It has an area of 357,580 square kilometers, a population of 83 million, and a GDP of €3.346 billion, making it the fourth largest economy in the world. After the United States, China and Japan. Germany is also, again, after China and the United States, the world’s largest exporter of goods and services. We live next door! So we derive a large part of our prosperity from our very strategic location next to Germany.
It’s a rule of thumb in international (business) relations: If you have a small domestic country, you have a large foreign country. For the Netherlands, that foreign country is called Germany. We maintain close relations with our largest neighbor in all respects. With a trade volume of €172 billion in 2020, Dutch-German trade relations are one of the largest in the world, and thus the German and Dutch economies are closely intertwined.
Germany is our most important trading partner. Not only in terms of export and import, thanks to the port of Rotterdam, the Netherlands is the most important transit country in the European Union. Germany, in turn, is the most important transit country to other European countries.
largest export partner
The Netherlands is Germany’s most important supplier of goods after China. In 2021, we exported 133.4 billion euros worth of goods to our great eastern neighbor, compared to 106.8 billion a year earlier. The top 5 of these exports consist of crude oil, petroleum products, electrical appliances, fruits and vegetables, many manufactures, and telecommunication equipment. The 133 billion is also huge in a relative sense: in 2021 we exported to our second export partner Belgium at around 63 billion, to the British at around 38 billion euros.
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Fourth import partner
In turn, we also import what is necessary from Germany: in 2021 for more than 92 billion euros. The top five consists of road transport vehicles, electrical appliances, specialized machinery, medical and pharmaceutical products, and various machines. This makes us the fourth largest importer of German goods. The largest remains the United States with about 122 billion euros, followed by China (103.6 billion) and France (102 billion).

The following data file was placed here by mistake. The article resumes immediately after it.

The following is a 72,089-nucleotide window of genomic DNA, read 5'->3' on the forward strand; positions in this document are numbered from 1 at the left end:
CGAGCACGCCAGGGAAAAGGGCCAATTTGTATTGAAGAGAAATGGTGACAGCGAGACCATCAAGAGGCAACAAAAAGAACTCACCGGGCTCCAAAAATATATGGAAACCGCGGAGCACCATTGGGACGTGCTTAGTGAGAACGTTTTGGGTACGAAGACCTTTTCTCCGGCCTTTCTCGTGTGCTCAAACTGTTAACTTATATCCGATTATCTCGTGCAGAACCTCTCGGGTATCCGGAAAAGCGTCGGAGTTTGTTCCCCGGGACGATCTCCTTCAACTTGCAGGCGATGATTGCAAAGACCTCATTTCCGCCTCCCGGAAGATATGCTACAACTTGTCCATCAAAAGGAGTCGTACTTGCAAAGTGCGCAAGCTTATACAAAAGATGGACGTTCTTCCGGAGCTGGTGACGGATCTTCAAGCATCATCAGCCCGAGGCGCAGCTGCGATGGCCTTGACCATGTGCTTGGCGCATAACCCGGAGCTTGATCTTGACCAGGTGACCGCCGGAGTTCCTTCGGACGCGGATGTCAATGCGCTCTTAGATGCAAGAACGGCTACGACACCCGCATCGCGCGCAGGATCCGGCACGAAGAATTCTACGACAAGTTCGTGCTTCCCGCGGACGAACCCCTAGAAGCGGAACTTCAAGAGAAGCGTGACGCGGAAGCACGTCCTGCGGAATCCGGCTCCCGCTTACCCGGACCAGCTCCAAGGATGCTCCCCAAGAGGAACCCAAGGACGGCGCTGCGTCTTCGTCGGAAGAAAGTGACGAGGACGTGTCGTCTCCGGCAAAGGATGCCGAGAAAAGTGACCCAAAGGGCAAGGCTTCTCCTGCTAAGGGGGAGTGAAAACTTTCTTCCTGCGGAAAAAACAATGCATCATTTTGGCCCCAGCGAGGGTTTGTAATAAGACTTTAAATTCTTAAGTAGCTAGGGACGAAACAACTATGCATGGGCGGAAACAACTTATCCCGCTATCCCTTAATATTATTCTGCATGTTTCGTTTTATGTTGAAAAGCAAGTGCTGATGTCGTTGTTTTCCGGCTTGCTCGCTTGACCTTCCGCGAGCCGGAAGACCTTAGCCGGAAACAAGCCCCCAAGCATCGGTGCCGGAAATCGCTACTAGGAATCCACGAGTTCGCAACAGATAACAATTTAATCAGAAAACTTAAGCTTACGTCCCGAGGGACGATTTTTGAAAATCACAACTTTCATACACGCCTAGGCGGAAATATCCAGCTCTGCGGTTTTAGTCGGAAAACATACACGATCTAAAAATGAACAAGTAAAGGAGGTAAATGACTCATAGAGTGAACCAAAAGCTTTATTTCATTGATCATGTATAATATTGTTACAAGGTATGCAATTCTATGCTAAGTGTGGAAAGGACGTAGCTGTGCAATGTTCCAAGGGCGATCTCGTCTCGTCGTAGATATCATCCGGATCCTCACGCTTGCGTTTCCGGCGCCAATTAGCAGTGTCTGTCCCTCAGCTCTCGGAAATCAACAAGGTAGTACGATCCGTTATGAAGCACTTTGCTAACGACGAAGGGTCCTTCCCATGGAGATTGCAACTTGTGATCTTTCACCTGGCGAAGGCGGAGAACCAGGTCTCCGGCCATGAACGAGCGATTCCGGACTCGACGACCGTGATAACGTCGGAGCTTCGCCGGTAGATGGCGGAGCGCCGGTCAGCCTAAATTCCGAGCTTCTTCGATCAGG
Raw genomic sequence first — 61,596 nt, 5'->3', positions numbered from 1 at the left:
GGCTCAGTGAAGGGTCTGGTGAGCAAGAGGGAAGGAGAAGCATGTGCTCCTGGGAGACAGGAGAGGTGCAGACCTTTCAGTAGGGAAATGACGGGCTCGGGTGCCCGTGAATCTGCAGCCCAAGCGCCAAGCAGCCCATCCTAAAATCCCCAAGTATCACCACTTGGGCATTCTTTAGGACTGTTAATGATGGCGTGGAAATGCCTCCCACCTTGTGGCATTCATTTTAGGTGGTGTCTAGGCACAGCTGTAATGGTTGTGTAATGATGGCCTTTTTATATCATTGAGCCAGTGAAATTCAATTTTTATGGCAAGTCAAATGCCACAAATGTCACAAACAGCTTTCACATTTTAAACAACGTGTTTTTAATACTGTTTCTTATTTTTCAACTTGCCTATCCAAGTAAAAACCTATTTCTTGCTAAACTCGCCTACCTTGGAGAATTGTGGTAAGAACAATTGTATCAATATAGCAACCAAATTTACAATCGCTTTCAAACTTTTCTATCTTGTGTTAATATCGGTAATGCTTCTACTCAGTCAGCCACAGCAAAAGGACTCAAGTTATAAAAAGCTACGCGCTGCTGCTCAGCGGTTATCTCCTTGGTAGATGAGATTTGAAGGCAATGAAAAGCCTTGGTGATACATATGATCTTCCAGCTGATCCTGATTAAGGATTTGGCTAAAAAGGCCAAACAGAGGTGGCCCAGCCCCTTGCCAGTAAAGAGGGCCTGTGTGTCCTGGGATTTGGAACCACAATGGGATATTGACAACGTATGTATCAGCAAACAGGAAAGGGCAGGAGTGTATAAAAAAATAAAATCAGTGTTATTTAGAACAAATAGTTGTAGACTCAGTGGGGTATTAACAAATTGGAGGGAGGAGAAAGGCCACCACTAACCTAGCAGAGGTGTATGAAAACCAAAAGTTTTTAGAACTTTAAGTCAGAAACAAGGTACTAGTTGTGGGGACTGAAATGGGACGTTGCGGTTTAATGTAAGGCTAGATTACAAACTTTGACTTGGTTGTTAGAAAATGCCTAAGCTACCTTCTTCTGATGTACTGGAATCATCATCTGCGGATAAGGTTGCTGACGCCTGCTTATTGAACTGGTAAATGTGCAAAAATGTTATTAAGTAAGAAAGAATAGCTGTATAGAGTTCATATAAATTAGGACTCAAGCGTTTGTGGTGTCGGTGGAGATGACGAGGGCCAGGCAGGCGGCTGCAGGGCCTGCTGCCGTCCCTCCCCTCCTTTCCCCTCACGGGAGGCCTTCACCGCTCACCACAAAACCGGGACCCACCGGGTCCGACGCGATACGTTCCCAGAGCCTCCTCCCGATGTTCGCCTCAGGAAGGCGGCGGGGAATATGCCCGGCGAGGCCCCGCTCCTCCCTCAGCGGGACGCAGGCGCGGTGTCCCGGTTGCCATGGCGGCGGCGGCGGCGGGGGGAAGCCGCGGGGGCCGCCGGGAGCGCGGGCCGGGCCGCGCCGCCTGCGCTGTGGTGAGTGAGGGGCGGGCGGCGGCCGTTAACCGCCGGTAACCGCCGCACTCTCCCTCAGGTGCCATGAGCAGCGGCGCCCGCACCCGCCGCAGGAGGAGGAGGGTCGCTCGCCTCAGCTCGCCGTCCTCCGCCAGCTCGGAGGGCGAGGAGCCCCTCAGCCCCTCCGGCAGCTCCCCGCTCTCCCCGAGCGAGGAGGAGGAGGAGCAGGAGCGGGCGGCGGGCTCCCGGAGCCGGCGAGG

What else do we get from Germany: food, live animals, drinks, tobacco, raw materials, mineral fuels, animal and vegetable oils, and many chemical products. In short, almost everything that keeps the country running.
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Both Germany and the Netherlands have an important service sector. Important? Both countries earn about 70 percent of their GDP. Think of the banking sector, insurance companies, transportation and logistics companies, and services that are also exported. In 2020, we exported 27.5 billion euros worth of services to Germany, and imported 22.2 billion euros. This includes transportation services, communications, computer services, industrial services, travel, construction services, and financial services.
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We share a border of about 576 kilometers with the Germans. There is free movement of goods, services, capital and people and we have a common currency. Thus the economic potential of this border region is great.
The Netherlands borders the states of Lower Saxony and North Rhine-Westphalia, the most important trading partner of the Netherlands, where more than 70 thousand Dutch live. Together with the federal states Baden-Württemberg, Lower Saxony and Bavaria, the state of North Rhine-Westphalia accounts for more than 85 percent of Dutch-German trade.
Apart from permanent mutual residence (there are more than 150,000 citizens living throughout Germany, about 77,000 Germans find shelter with us), about 52,000 Dutch and Germans are so-called border passengers who work and live on the other side of the border respectively.
Sources referenced: Netherlands Enterprise Agency, CBS, Chamber of Commerce, the website of the German Embassy The Hague and the Consulate General Amsterdam
document: Commercial figures-Germany-July-2022.pdf
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